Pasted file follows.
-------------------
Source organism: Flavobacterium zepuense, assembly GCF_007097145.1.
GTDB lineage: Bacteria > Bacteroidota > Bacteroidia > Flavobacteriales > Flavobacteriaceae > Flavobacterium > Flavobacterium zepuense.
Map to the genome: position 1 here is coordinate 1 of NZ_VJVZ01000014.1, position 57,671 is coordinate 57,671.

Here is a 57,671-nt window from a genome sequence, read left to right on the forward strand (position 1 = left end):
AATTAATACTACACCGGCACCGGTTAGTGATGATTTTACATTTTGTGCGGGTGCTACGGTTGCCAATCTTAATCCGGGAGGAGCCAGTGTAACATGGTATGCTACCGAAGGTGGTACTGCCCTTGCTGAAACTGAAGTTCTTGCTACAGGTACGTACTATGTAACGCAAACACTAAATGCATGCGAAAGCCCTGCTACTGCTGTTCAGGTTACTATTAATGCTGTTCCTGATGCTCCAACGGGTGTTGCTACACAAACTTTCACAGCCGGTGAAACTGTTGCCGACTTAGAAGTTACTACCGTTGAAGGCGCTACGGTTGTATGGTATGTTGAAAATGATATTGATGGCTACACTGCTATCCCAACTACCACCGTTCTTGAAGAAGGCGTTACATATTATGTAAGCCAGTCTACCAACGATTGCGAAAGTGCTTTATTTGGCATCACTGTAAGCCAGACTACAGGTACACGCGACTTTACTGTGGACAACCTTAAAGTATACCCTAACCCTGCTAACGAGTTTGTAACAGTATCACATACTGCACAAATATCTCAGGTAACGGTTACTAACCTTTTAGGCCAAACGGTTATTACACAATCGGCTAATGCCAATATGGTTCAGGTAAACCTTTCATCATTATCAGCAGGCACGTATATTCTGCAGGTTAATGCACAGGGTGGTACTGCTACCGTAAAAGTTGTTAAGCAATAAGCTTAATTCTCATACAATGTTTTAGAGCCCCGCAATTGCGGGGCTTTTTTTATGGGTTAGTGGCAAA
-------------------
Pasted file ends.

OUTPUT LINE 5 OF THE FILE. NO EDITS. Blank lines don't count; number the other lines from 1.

AATTAATACTACACCGGCACCGGTTAGTGATGATTTTACATTTTGTGCGGGTGCTACGGTTGCCAATCTTAATCCGGGAGGAGCCAGTGTAACATGGTATGCTACCGAAGGTGGTACTGCCCTTGCTGAAACTGAAGTTCTTGCTACAGGTACGTACTATGTAACGCAAACACTAAATGCATGCGAAAGCCCTGCTACTGCTGTTCAGGTTACTATTAATGCTGTTCCTGATGCTCCAACGGGTGTTGCTACACAAACTTTCACAGCCGGTGAAACTGTTGCCGACTTAGAAGTTACTACCGTTGAAGGCGCTACGGTTGTATGGTATGTTGAAAATGATATTGATGGCTACACTGCTATCCCAACTACCACCGTTCTTGAAGAAGGCGTTACATATTATGTAAGCCAGTCTACCAACGATTGCGAAAGTGCTTTATTTGGCATCACTGTAAGCCAGACTACAGGTACACGCGACTTTACTGTGGACAACCTTAAAGTATACCCTAACCCTGCTAACGAGTTTGTAACAGTATCACATACTGCACAAATATCTCAGGTAACGGTTACTAACCTTTTAGGCCAAACGGTTATTACACAATCGGCTAATGCCAATATGGTTCAGGTAAACCTTTCATCATTATCAGCAGGCACGTATATTCTGCAGGTTAATGCACAGGGTGGTACTGCTACCGTAAAAGTTGTTAAGCAATAAGCTTAATTCTCATACAATGTTTTAGAGCCCCGCAATTGCGGGGCTTTTTTTATGGGTTAGTGGCAAA